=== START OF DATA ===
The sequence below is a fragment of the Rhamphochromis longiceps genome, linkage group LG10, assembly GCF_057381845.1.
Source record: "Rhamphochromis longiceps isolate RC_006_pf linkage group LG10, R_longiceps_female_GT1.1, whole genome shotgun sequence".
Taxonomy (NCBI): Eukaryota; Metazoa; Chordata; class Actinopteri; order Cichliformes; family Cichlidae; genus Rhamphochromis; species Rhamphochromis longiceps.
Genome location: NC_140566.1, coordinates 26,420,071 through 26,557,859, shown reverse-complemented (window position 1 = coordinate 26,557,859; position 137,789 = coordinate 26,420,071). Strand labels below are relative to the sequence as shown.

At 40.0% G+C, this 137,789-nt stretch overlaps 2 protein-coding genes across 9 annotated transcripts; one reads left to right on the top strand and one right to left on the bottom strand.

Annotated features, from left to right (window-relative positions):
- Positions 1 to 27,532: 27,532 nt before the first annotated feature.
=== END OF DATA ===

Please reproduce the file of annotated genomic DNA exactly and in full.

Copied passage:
The sequence below is a fragment of the Rhamphochromis longiceps genome, linkage group LG10, assembly GCF_057381845.1.
Source record: "Rhamphochromis longiceps isolate RC_006_pf linkage group LG10, R_longiceps_female_GT1.1, whole genome shotgun sequence".
Taxonomy (NCBI): Eukaryota; Metazoa; Chordata; class Actinopteri; order Cichliformes; family Cichlidae; genus Rhamphochromis; species Rhamphochromis longiceps.
Genome location: NC_140566.1, coordinates 26,420,071 through 26,557,859, shown reverse-complemented (window position 1 = coordinate 26,557,859; position 137,789 = coordinate 26,420,071). Strand labels below are relative to the sequence as shown.

At 40.0% G+C, this 137,789-nt stretch overlaps 2 protein-coding genes across 9 annotated transcripts; one reads left to right on the top strand and one right to left on the bottom strand.

Annotated features, from left to right (window-relative positions):
- Positions 1 to 27,532: 27,532 nt before the first annotated feature.